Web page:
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Don't Leave School Without a Husband!

Vivia Chen

April 2, 2013

Every_Girl_Should_Be_Married_FilmPosterMy, my, my. Those Princeton women are at it again. Just a few months ago I wrote about a Princeton student named Molly who harbored the secret ambition to be a housewife after graduation. I was pretty hard on her. I thought she was taking women's struggles for granted and making a mockery of feminism.

Well, lo and behold, a Princeton woman from the golden age of feminism is now speaking up. And her message to all you bright young women is this:

Forget about having it all, or not having it all, leaning in or leaning out—here’s what you really need to know . . .

Here’s what nobody is telling you: Find a husband on campus before you graduate.

That "nab a hubby before it's too late!" message was delivered by Susan Patton '77 in a letter to The Daily Princetonian. Patton, who's a career coach, apparently first dispensed that wisdom at (of all places) a women's leadership conference at her alma mater. Well, that certainly beats the tired advice about networking!

Why the rush to find a husband in college? Patton says it's because "you will never again have this concentration of men who are worthy of you." Exquisitely educated women "can’t (shouldn’t) marry men who aren’t at least their intellectual equal," writes Patton. The pickings are slim for bright women, says Patton, while men have loads of choices:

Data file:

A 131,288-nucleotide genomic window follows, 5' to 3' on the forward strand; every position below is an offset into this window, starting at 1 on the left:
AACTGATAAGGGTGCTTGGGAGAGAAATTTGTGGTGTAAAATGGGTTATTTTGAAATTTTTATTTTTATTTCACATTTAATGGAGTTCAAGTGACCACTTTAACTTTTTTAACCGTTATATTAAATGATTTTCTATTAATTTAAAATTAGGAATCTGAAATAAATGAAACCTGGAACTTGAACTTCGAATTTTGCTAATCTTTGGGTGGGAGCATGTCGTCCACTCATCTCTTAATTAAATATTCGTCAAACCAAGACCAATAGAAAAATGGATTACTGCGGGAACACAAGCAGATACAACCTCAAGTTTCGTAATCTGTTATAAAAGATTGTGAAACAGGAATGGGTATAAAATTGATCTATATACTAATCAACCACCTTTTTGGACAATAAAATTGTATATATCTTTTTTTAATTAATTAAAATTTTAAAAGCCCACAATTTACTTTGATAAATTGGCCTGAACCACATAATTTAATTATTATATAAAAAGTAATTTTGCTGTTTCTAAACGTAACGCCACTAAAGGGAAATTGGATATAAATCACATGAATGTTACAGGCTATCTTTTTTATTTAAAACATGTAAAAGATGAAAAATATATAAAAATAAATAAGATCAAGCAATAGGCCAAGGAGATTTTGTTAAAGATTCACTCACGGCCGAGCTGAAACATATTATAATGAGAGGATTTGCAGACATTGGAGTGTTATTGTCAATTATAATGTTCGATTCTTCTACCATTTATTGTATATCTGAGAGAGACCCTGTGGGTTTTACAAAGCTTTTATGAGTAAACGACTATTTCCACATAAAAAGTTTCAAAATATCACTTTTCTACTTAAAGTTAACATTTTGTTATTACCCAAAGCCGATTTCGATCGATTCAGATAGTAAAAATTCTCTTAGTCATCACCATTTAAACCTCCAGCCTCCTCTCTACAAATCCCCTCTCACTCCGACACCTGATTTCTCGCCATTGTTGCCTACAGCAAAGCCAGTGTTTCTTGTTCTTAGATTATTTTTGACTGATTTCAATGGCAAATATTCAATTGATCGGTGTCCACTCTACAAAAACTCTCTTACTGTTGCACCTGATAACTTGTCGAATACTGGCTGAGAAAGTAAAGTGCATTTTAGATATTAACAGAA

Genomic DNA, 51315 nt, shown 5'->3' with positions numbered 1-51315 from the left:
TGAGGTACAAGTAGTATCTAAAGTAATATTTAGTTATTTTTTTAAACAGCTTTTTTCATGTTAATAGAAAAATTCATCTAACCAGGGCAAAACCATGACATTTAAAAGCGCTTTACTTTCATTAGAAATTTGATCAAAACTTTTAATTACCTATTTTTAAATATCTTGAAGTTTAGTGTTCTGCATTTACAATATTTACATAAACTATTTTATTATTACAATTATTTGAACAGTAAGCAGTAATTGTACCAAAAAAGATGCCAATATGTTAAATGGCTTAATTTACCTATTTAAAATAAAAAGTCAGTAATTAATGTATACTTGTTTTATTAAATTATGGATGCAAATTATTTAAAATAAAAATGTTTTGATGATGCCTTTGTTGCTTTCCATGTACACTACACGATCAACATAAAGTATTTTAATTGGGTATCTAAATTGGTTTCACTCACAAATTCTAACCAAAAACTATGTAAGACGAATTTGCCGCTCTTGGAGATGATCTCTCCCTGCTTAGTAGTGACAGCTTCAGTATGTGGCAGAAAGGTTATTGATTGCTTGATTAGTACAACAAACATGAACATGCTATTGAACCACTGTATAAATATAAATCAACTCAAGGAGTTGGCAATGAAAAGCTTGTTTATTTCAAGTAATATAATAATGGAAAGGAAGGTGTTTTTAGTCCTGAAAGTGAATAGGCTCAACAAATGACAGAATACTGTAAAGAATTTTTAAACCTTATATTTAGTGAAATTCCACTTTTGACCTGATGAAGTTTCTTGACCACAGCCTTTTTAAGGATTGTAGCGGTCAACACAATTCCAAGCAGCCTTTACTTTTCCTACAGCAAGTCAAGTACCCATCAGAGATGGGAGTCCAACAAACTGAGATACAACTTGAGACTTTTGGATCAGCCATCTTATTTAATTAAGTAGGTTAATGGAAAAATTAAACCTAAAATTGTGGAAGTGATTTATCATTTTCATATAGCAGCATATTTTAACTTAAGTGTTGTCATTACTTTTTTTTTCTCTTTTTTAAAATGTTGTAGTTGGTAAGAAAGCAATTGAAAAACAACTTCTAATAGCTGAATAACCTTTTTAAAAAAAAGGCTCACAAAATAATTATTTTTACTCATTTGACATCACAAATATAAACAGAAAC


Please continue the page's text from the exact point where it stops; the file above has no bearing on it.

Men regularly marry women who are younger, less intelligent, less educated. It’s amazing how forgiving men can be about a woman’s lack of erudition, if she is exceptionally pretty.

Plus, warns Patton, women have to be mindful of their ever-shrinking shelf lives:

As freshman women, you have four classes of men to choose from. Every year, you lose the men in the senior class, and you become older than the class of incoming freshman men. So, by the time you are a senior, you basically have only the men in your own class to choose from, and frankly, they now have four classes of women to choose from. Maybe you should have been a little nicer to these guys when you were freshmen?

For those who think that Patton was part of an extended April Fool's Day joke, she assures us in a follow-up article in The Huffington Post that she's totally serious. She writes that her words are "honest advice from a Jewish mother," and "exactly the advice I would give my daughters." Divorced from a man who went to a college of "almost no name recognition," Patton also voices regret that she did not marry a fellow Princetonian.